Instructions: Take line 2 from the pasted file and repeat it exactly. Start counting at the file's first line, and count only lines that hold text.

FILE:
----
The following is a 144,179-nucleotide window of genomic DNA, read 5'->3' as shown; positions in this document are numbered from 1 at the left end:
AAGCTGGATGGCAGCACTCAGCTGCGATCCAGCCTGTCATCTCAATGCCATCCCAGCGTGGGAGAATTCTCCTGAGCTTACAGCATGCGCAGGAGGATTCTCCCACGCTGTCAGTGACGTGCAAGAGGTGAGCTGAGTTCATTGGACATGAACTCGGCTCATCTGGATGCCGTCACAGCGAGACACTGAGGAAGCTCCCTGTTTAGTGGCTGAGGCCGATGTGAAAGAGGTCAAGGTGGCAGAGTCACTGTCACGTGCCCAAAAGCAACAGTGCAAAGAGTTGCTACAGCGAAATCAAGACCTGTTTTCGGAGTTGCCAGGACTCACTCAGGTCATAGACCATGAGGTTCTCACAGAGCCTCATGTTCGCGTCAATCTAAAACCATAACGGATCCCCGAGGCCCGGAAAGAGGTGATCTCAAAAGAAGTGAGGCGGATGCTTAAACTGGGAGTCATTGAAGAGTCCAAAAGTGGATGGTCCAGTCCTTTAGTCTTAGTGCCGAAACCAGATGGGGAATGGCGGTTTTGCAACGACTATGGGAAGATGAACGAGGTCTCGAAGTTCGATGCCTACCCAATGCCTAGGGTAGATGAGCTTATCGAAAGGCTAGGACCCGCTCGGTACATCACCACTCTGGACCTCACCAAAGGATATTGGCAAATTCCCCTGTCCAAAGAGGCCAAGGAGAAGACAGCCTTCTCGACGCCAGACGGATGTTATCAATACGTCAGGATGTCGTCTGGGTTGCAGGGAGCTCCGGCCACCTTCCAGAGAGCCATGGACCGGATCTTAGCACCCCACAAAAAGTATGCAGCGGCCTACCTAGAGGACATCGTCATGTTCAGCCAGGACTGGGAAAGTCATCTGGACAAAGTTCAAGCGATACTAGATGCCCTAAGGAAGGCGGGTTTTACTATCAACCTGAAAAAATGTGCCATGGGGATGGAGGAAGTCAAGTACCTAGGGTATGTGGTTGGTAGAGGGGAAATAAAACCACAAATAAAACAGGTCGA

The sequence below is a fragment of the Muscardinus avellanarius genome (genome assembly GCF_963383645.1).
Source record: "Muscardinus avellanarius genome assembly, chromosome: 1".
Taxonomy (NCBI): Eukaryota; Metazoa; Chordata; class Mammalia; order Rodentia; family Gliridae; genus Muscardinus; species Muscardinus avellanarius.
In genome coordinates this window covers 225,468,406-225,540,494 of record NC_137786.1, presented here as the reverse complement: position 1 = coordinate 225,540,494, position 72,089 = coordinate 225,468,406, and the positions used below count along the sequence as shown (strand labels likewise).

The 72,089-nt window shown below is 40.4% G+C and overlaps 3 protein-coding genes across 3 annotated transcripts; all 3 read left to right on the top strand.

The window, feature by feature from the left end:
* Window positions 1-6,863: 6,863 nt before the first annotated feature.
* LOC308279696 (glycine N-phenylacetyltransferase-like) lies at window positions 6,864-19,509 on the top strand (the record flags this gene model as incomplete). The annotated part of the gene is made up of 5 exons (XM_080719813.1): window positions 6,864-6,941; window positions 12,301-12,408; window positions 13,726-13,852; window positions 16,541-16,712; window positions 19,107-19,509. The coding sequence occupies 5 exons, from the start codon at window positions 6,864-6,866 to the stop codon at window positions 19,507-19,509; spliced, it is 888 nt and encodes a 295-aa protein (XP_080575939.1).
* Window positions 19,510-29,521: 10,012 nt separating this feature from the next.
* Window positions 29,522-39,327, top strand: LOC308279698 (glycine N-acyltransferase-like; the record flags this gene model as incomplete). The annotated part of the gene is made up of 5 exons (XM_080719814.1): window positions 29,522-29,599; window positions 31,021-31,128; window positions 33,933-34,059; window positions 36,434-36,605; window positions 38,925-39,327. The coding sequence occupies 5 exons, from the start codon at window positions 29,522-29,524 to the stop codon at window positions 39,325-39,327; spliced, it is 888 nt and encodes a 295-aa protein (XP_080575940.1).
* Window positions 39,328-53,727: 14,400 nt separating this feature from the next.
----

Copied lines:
AAGCTGGATGGCAGCACTCAGCTGCGATCCAGCCTGTCATCTCAATGCCATCCCAGCGTGGGAGAATTCTCCTGAGCTTACAGCATGCGCAGGAGGATTCTCCCACGCTGTCAGTGACGTGCAAGAGGTGAGCTGAGTTCATTGGACATGAACTCGGCTCATCTGGATGCCGTCACAGCGAGACACTGAGGAAGCTCCCTGTTTAGTGGCTGAGGCCGATGTGAAAGAGGTCAAGGTGGCAGAGTCACTGTCACGTGCCCAAAAGCAACAGTGCAAAGAGTTGCTACAGCGAAATCAAGACCTGTTTTCGGAGTTGCCAGGACTCACTCAGGTCATAGACCATGAGGTTCTCACAGAGCCTCATGTTCGCGTCAATCTAAAACCATAACGGATCCCCGAGGCCCGGAAAGAGGTGATCTCAAAAGAAGTGAGGCGGATGCTTAAACTGGGAGTCATTGAAGAGTCCAAAAGTGGATGGTCCAGTCCTTTAGTCTTAGTGCCGAAACCAGATGGGGAATGGCGGTTTTGCAACGACTATGGGAAGATGAACGAGGTCTCGAAGTTCGATGCCTACCCAATGCCTAGGGTAGATGAGCTTATCGAAAGGCTAGGACCCGCTCGGTACATCACCACTCTGGACCTCACCAAAGGATATTGGCAAATTCCCCTGTCCAAAGAGGCCAAGGAGAAGACAGCCTTCTCGACGCCAGACGGATGTTATCAATACGTCAGGATGTCGTCTGGGTTGCAGGGAGCTCCGGCCACCTTCCAGAGAGCCATGGACCGGATCTTAGCACCCCACAAAAAGTATGCAGCGGCCTACCTAGAGGACATCGTCATGTTCAGCCAGGACTGGGAAAGTCATCTGGACAAAGTTCAAGCGATACTAGATGCCCTAAGGAAGGCGGGTTTTACTATCAACCTGAAAAAATGTGCCATGGGGATGGAGGAAGTCAAGTACCTAGGGTATGTGGTTGGTAGAGGGGAAATAAAACCACAAATAAAACAGGTCGA